This section is from the book "The Principles And Practice Of Modern House-Construction", by G. Lister Sutcliffe. Also available from Amazon: How Your House Works: A Visual Guide to Understanding & Maintaining Your Home.
The statutory powers relating more directly to combating infections disease are those contained in the Notification and Prevention of Diseases Acta.
(25.) The Infectious Diseases Notification Act, 1889. This is an adoptive Act. but its powers have been so widely taken advantage of, that it is practically in force all over the country (including the .Metropolis), its provisions being; incorporated with the Public Health (London) Act, 1891. The leading idea of the Act is to compel each medical attendant to immediately certify to the Local Authority every case of infectious or communicable disease specified in the Act; besides the medical man, it is the duty of the head of the family or. in his default, the nearest relative in the building, or the person in charge of the patient, or, in default of all the foregoing, the occupiers of the house, to notify the Local Authority under the same circumstances. The diseases specified are smallpox, cholera, diphtheria, membranous croup, erysipelas, scarlet fever, typhus fever, typhoid or enteric fever, continued fever, relapsing fever, and puerperal fever. The list may be added to temporarily or permanently, in manner provided for by the Act and with the sanction of the Local Government Board.
(26.) Disinfection. It is the duty, under Sections 46 and 120 Public Health Act, 1875, of a Local Authority to give notice in writing to the owner or occupier of a house, after infectious disease, to cleanse and disinfect More often in practice the officers of the Local Authority do this work. In districts which have adopted the Infections Diseases Prevention Act, 1890 the clerk to the Local Authority has at once to give notice to the owner or occupier, on information received, as to the necessity for disinfection; and there are provisions in that Act ensuring that, within a reasonable time, an infected house or room will be disinfected.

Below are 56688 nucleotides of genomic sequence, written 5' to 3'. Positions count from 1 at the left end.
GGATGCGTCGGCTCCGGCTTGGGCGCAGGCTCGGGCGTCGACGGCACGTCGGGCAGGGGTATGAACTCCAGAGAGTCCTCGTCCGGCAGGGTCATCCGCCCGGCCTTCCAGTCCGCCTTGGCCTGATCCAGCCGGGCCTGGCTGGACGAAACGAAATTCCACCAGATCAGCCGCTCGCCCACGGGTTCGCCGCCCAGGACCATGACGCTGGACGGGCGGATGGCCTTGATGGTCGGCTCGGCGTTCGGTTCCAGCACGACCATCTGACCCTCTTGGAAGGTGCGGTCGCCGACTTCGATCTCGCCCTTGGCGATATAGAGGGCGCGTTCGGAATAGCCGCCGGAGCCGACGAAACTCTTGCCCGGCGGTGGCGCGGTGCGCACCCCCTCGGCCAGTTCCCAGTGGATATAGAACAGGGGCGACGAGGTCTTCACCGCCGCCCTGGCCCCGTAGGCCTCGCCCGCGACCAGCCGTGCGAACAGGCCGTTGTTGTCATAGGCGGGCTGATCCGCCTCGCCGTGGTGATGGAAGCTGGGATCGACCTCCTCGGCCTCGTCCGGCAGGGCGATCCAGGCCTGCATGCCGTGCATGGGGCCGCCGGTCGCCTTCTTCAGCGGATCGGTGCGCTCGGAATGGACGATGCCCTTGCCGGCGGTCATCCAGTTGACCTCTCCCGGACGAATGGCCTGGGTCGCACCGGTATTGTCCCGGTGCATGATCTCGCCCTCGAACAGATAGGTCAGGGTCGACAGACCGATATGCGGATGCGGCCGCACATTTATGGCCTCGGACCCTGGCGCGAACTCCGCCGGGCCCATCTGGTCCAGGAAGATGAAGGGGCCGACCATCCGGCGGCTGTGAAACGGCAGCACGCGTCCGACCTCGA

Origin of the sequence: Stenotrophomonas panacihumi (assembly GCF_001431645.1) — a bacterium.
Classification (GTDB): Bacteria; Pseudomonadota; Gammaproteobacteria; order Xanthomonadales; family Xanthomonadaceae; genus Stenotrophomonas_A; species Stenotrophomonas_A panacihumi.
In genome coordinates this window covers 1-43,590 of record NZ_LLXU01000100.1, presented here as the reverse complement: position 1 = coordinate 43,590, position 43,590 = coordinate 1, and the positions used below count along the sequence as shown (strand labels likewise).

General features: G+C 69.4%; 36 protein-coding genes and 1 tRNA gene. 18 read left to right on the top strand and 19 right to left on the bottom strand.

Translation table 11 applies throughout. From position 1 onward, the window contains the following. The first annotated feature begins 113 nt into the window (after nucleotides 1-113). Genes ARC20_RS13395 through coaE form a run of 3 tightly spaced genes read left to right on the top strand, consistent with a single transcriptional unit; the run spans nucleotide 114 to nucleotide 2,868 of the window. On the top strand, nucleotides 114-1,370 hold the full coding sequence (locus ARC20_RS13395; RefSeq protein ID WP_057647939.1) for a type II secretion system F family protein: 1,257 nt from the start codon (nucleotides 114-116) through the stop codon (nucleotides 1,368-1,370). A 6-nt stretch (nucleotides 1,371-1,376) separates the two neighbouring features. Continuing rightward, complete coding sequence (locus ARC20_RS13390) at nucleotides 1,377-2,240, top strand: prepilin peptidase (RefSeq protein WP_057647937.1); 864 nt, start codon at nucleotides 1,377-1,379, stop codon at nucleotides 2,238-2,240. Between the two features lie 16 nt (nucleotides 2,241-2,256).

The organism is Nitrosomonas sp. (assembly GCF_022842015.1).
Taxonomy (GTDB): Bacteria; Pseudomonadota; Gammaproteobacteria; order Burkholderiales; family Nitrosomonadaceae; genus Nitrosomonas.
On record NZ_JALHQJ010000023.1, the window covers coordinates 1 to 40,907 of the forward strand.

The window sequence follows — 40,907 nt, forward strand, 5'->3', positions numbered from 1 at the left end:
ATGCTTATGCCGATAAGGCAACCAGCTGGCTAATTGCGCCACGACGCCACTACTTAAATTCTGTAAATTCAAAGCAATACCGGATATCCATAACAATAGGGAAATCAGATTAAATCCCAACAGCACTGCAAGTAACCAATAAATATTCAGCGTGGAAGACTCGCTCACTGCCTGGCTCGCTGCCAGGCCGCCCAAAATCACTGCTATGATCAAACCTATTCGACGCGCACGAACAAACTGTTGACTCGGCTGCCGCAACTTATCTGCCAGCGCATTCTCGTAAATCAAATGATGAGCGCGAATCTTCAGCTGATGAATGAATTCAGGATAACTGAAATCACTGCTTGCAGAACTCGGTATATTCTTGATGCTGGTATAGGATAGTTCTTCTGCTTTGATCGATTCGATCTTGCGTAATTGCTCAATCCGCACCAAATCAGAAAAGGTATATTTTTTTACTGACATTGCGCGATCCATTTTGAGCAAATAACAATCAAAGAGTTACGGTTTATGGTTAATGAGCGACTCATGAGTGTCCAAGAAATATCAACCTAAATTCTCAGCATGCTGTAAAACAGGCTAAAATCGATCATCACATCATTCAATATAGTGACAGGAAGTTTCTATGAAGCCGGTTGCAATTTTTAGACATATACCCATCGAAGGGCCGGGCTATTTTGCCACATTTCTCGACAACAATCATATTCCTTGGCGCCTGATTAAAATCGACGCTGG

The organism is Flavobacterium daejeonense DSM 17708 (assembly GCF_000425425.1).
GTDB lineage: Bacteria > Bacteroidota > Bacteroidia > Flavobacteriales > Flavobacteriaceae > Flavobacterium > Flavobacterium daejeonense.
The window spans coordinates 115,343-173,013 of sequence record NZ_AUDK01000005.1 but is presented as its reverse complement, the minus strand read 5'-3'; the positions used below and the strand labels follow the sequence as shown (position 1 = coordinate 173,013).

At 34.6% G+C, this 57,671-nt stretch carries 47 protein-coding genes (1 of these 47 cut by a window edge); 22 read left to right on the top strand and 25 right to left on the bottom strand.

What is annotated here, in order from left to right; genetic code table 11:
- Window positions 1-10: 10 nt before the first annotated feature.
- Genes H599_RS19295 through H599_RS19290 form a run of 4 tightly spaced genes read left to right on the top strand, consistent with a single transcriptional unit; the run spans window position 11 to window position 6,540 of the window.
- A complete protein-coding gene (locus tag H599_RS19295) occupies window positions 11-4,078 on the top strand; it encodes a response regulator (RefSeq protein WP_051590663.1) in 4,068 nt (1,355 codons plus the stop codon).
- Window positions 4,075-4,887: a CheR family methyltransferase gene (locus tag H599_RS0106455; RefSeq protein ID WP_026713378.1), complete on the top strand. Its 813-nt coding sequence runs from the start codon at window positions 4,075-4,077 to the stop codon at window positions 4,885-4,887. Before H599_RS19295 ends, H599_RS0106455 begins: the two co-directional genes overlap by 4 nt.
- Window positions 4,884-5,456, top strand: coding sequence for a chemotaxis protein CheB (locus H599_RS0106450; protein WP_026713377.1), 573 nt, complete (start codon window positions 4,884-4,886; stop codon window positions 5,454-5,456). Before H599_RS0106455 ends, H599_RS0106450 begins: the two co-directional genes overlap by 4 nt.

Infected articles may be burnt or otherwise destroyed, but compensation must be given (Public Health Act, 1875, § 121). Local Authorities have power to provide a suitable disinfecting chamber and appliances under the Public Health Act, 1875, § 122.
Owners of public conveyances must have their vehicles disinfected if they have conveyed a person suffering from a dangerous infectious disorder, under a penalty of £5 or less (Public Health Act, 1875, § 127).
An infectious corpse may be conveyed in a hearse but not in a public conveyance, unless the driver or owner is notified. The conveyance is then immediately to be disinfected (Infectious Diseases Prevention Act, 1890, § ll).1
(27.) The Establishment of Hospitals. Any Local Authority may provide for the use of the inhabitants a temporary or permanent hospital, not necessarily for the treatment of infectious cases. Two or more authorities may also combine in establishing a hospital (Public. Health Act, 1875, § 131). They also have power to establish hospitals in other districts besides their own (ibid., § 285; Withington Local Board v. Corporation of Manchester, 9 T. L. R. 206).
A Local Authority may provide ambulances for the conveyance of the sick (Public Health Act, 1875, § 123).
A Local Authority or 25 ratepayers may petition the County Council to provide an isolation-hospital, or cause to be provided a hospital for the treatment of the infectious sick. The Council's duty is then to make a local inquiry. If it is found that the hospital is necessary, the Council makes an order to that effect. Such hospital is managed by a committee, consisting of either the members of the County Council, or partly of representatives of the local area, or wholly of local representatives (Isolation Hospitals Act, 1893). Ambulances arc bound to be provided if a hospital of the kind is established (ibid., § 13).
(28.) Special Statutory Powers with regard to Cholera. The Local Government Board may from time to time make, alter, or revoke regulations as to the treatment and prevention of cholera or "any other epidemic, endemic, or infectious disease" (Public Health Act, 1875, § 130). Whenever any formidable epidemic or infectious malady actually threatens any part of England (or Ireland), the Local Government Board may make regulations for the speedy interment of the dead, for house-to-house visitation, for the provision of medical aid and accommodation, for cleansing, ventilation, disinfection, and so forth (Public Health Act. L875, § 134).
The Local Authority has ample power to borrow funds for this purpose (46 and 47 Vict cap. 59). Two or more Local Authorities may combine for the purpose of dealing with an epidemic (Public Health Act, 1875, §§ 139 and 140). The Local Authority has to carry out any regulations the Local Government Board has made, and certain special powers are given for this purpose (Public Health Act, 1875, §§ 135, 136, and 137).
1 As stated above, this Act is an Adoptive Act only.